Apparently I’m a superficial comedian. I live for laughs and applause and the occasional planned awkward silence. I don’t accept all that guff about boos and groans being the same as laughs, I think it’s largely a myth spread by mediocre comics.
I did four shows at the Velveeta Room in Austin this weekend and tried out some new material. Not brand new, just stuff I hadn?t had the balls to commit to before. I knew it was a little darker and perhaps meaner than stuff I?d been doing, it was certainly more truthful and heartfelt. I felt happier onstage than I have in a while.
The early show on Saturday night (third of the weekend) wasn?t my best. The opener did a great job and the audience seemed to get behind the guest comic, even though his material was filthy as hell. I started out ok but when I got into the stuff about my dead dad and implanting a chip in my mum?s arm to make sure she?d never get lost, I could feel the audience slipping. Rather than panic and speed through the rest of my material like I used to, I threw in an easy joke, made some self-deprecating comment and got back to my set. I still had funny things to tell them, it’s just they weren’t about getting my period or more of the whacky things the British do. Hey, you say fanny pack and we say bum bag .. hilarious. I was reminded of the audience member last year who told me after a show that my material wasn’t suitable for a ‘lady comedian’. Excellent. If only she could see me now.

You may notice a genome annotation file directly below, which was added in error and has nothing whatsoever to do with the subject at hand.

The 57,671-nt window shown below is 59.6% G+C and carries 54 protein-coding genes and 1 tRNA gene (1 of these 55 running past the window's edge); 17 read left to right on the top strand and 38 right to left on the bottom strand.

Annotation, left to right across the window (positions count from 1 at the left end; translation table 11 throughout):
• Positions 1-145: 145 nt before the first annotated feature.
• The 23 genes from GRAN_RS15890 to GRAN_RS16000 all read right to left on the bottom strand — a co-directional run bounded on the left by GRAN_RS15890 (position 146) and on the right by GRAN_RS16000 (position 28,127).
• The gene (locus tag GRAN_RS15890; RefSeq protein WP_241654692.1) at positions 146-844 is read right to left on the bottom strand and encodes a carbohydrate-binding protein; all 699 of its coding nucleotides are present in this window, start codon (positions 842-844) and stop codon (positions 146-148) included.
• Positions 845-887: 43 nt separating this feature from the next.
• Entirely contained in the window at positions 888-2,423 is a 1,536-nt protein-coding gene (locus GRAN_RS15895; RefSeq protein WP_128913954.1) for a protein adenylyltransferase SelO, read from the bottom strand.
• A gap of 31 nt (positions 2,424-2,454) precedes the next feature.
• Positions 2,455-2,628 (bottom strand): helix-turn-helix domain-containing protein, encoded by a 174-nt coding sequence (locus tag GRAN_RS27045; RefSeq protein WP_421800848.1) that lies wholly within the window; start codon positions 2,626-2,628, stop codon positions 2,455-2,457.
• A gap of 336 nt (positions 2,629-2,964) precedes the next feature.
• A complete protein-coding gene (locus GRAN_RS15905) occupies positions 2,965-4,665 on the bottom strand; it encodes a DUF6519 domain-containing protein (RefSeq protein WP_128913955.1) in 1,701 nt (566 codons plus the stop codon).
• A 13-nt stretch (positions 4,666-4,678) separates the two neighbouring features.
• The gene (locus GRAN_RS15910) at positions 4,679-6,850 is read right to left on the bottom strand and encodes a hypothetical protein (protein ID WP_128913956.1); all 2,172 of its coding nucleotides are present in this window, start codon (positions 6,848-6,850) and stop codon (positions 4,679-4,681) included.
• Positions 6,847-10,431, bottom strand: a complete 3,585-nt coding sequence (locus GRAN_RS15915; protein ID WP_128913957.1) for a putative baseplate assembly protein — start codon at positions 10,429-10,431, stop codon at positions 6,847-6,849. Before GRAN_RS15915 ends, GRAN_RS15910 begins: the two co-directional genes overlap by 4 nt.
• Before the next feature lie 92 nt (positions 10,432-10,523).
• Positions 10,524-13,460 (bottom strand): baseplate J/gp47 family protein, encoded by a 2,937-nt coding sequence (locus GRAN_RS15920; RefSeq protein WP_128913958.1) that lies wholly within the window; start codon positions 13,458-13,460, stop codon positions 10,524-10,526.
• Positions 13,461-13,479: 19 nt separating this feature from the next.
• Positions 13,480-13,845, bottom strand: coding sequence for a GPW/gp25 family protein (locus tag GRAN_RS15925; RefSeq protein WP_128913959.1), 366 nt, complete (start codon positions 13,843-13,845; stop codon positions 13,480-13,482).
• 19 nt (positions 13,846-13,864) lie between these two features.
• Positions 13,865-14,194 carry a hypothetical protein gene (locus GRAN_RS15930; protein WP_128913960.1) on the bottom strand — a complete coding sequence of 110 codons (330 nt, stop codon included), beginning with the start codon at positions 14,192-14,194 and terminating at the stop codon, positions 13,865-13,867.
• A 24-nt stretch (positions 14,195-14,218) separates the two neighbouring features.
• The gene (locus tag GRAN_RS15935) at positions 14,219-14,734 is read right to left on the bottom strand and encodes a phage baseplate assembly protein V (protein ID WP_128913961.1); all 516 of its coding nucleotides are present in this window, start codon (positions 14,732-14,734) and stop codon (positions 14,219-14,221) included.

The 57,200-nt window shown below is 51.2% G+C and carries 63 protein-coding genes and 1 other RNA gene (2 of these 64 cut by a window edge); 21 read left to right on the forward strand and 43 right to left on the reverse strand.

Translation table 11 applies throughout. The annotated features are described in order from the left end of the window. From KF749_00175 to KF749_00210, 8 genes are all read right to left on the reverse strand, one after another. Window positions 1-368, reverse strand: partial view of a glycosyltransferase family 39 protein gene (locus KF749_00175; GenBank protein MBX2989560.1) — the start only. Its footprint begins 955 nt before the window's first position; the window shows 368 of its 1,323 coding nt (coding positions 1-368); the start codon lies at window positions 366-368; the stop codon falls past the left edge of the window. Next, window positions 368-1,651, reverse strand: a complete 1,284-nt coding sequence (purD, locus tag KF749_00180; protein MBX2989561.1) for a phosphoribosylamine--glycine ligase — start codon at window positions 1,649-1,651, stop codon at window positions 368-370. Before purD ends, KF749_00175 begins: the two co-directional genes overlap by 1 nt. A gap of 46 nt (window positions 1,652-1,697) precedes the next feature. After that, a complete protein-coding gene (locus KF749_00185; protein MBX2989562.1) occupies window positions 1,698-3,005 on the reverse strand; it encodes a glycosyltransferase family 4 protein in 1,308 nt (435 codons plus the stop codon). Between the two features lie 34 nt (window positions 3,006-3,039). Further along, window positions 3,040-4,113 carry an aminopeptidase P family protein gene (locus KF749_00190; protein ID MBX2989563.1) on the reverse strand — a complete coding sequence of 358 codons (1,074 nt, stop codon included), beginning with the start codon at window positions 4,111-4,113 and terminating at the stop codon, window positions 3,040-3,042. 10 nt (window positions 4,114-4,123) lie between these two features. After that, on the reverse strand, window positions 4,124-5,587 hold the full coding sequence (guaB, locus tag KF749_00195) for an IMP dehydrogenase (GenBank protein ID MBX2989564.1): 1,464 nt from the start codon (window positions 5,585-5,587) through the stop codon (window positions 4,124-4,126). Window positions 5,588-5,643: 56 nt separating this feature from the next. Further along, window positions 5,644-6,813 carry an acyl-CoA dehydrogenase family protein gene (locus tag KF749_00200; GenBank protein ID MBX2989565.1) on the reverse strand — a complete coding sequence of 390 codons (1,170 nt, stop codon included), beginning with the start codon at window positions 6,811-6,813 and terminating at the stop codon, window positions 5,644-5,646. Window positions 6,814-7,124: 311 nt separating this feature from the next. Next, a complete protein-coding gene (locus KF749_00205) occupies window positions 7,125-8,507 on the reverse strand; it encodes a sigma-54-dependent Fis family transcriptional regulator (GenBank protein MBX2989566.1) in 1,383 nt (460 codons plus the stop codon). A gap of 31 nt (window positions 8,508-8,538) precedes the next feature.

As I was coming to the end of my set, reading from my book on adoption, ’100 Reasons Why We Chose You’, I started second-guessing myself again. No more than half the audience were laughing and there were some definite groans. But then right on a punchline, from the back of the room I heard someone go ?jeeesus christ?. It was in that slightly shocked, whistling through the teeth kind of way. They may not have intended the full three ‘eees’ of Jesus it could have been two or just the traditional one, I’m going purely on phonetics here. I don?t even know whether it was directed at me. The individual could have been unused to the strength of the drinks that Dana pours at the Velv. He/she could have been looking out the window at some half-dressed tart on 6th street with a bunch of hangers on and a condom veil. But I’d love to think it was for me because it was the reaction I really wanted. Still not as good as the whole audience laughing, applauding and stamping their feet, but enough to make me feel like I might finally be on the right track. Or at least to keep working on it.